Crawl an existing site
You can use
@crawl to crawl an existing website and copy the resulting crawled tree for local inspection.
In this case, the
tree parameter is typically a SiteTree. A convenient way to wrap an existing site is with the
tree protocol (or
treehttp for non-secure HTTP sites) in a URL.
For example, you can copy the original Space Jam website to a local folder called
$ ori "@copy @crawl(tree://www.spacejam.com/1996/), @files/spacejam"
Crawling is a network-intensive operation, so a command to crawl a site like the (surprisingly large!) site above can take a long time to complete – on the order of minutes.
Shorthand: If the first parameter to
@crawl is a string, it will be interpreted as the host of an HTTPS site, so in cases where you want to crawl the top level of a domain like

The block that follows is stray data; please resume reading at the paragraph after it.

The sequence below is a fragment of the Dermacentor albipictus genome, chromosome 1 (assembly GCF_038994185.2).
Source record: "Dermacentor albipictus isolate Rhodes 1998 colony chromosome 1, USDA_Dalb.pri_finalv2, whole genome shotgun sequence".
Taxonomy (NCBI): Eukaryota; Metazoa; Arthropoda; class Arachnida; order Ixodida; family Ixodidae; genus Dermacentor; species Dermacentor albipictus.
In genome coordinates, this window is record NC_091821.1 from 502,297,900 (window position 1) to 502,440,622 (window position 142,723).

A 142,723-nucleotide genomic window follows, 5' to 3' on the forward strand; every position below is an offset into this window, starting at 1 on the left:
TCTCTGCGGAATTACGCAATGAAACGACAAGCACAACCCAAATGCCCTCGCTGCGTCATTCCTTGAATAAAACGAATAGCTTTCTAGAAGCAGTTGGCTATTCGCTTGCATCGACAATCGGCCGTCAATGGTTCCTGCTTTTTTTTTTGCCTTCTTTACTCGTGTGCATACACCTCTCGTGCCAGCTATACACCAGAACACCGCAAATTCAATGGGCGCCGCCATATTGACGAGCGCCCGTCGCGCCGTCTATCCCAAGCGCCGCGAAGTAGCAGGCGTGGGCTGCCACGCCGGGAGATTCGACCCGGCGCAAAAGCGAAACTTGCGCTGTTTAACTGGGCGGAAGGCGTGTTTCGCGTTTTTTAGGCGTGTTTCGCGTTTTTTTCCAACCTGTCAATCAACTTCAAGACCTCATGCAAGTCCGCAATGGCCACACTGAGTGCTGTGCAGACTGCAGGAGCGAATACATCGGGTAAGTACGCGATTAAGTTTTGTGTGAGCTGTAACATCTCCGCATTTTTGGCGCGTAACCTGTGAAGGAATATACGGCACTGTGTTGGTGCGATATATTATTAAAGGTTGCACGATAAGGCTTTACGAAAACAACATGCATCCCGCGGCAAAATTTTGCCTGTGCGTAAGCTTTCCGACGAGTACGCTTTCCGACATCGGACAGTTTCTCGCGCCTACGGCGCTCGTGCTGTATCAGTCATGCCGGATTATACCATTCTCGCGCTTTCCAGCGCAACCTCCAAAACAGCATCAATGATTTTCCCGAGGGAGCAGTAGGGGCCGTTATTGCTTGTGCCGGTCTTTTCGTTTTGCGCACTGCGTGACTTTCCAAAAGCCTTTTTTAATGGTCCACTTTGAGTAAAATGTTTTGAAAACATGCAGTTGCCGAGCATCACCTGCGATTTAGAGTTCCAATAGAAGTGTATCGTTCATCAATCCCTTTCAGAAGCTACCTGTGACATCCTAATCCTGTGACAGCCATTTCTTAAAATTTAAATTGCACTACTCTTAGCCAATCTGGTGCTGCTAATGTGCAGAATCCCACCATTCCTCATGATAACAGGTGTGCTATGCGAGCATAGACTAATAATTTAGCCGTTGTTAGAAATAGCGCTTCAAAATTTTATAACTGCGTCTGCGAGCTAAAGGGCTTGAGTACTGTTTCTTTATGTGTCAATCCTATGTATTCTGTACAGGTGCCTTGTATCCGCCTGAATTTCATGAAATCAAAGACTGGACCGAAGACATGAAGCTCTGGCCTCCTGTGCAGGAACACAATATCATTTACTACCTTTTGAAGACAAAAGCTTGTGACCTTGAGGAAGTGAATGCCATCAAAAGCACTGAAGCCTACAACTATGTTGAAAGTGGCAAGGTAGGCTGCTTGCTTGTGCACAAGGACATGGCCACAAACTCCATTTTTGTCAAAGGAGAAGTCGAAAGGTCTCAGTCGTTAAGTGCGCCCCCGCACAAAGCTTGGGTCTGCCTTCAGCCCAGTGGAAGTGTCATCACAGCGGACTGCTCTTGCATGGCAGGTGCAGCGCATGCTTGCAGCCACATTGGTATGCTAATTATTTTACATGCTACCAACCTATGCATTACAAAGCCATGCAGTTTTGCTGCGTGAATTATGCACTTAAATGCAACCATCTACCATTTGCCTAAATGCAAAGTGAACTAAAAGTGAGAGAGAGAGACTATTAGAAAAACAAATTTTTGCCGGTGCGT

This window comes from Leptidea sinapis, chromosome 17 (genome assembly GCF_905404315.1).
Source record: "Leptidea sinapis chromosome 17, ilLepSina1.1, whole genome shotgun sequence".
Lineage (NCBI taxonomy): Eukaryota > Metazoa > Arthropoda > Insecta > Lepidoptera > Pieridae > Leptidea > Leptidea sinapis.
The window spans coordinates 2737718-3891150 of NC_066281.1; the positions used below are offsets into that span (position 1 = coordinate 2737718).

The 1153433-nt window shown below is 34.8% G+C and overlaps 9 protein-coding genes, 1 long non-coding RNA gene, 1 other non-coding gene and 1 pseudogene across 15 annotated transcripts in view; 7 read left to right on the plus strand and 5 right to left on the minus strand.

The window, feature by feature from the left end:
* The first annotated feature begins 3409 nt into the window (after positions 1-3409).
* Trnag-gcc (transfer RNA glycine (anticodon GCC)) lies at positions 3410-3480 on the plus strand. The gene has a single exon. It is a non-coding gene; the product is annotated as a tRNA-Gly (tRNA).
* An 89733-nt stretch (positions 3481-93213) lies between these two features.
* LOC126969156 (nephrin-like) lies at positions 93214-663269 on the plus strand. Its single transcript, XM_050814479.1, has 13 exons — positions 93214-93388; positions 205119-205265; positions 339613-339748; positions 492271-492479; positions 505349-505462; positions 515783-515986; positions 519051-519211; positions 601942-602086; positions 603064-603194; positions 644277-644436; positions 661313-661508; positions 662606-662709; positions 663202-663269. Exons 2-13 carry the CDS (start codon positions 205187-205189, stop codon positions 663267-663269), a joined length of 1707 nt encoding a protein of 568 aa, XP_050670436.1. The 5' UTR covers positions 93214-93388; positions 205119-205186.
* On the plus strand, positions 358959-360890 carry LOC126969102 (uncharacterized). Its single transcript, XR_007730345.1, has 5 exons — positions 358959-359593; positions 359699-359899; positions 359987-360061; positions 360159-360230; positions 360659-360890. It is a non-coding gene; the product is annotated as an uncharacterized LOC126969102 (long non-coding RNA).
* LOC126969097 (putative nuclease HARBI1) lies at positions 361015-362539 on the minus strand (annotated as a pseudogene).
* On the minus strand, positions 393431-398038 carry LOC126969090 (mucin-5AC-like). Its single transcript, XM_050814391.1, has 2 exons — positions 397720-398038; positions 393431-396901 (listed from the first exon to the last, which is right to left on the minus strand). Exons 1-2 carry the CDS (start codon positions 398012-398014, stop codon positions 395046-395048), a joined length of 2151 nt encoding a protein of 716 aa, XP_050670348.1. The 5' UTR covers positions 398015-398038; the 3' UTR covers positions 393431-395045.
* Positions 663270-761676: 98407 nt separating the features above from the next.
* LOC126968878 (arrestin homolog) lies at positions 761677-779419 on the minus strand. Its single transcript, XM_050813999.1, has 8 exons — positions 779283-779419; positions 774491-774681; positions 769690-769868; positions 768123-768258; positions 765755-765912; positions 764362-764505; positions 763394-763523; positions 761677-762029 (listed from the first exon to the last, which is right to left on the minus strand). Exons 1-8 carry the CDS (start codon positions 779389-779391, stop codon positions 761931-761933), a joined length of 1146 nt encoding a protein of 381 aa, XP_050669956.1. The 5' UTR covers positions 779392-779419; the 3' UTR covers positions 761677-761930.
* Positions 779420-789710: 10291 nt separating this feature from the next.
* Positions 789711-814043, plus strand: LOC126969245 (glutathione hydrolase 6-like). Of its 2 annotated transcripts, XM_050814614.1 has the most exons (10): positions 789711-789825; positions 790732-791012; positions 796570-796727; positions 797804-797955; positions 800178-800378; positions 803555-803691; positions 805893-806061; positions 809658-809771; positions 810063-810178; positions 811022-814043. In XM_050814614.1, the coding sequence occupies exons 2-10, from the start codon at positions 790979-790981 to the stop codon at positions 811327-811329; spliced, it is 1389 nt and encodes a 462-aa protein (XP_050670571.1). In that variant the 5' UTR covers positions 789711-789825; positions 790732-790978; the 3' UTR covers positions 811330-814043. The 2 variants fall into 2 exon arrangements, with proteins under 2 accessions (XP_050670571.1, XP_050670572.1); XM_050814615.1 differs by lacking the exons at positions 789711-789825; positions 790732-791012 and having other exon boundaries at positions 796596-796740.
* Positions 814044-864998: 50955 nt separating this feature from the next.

example.com, you can use a simpler form:
$ ori @copy @crawl/example.com, @files/example
Check an Origami site for broken links
If the crawl operation finds references that do not exist, it will return those in a
crawl-errors.json entry at the top level of the returned tree. You can use this to crawl a site you’re creating in Origami to find broken links.
@crawl a reference to the
.js file that defines your site’s root. For example, if you define your site in a file
$ ori "@copy @crawl(src/site.ori), @files/crawl"
Then inspect the local file
crawl/crawl-errors.json (if it exists) for paths that were referenced by pages in your site but which your site does not actually define.